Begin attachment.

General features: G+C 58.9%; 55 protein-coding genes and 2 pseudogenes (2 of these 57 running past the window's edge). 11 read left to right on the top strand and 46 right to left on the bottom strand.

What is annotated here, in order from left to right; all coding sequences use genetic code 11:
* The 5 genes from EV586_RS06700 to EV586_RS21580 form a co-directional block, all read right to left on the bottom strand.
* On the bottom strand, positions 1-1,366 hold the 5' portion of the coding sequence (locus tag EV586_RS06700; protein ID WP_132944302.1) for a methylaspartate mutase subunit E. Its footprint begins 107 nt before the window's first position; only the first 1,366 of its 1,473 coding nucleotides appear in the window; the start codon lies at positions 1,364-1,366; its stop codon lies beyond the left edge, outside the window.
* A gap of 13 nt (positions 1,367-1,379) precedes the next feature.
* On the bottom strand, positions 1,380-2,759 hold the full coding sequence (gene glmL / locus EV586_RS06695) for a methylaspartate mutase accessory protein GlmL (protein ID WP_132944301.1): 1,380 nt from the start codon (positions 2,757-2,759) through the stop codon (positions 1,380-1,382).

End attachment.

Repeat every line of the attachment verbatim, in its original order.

General features: G+C 58.9%; 55 protein-coding genes and 2 pseudogenes (2 of these 57 running past the window's edge). 11 read left to right on the top strand and 46 right to left on the bottom strand.

What is annotated here, in order from left to right; all coding sequences use genetic code 11:
* The 5 genes from EV586_RS06700 to EV586_RS21580 form a co-directional block, all read right to left on the bottom strand.
* On the bottom strand, positions 1-1,366 hold the 5' portion of the coding sequence (locus tag EV586_RS06700; protein ID WP_132944302.1) for a methylaspartate mutase subunit E. Its footprint begins 107 nt before the window's first position; only the first 1,366 of its 1,473 coding nucleotides appear in the window; the start codon lies at positions 1,364-1,366; its stop codon lies beyond the left edge, outside the window.
* A gap of 13 nt (positions 1,367-1,379) precedes the next feature.
* On the bottom strand, positions 1,380-2,759 hold the full coding sequence (gene glmL / locus EV586_RS06695) for a methylaspartate mutase accessory protein GlmL (protein ID WP_132944301.1): 1,380 nt from the start codon (positions 2,757-2,759) through the stop codon (positions 1,380-1,382).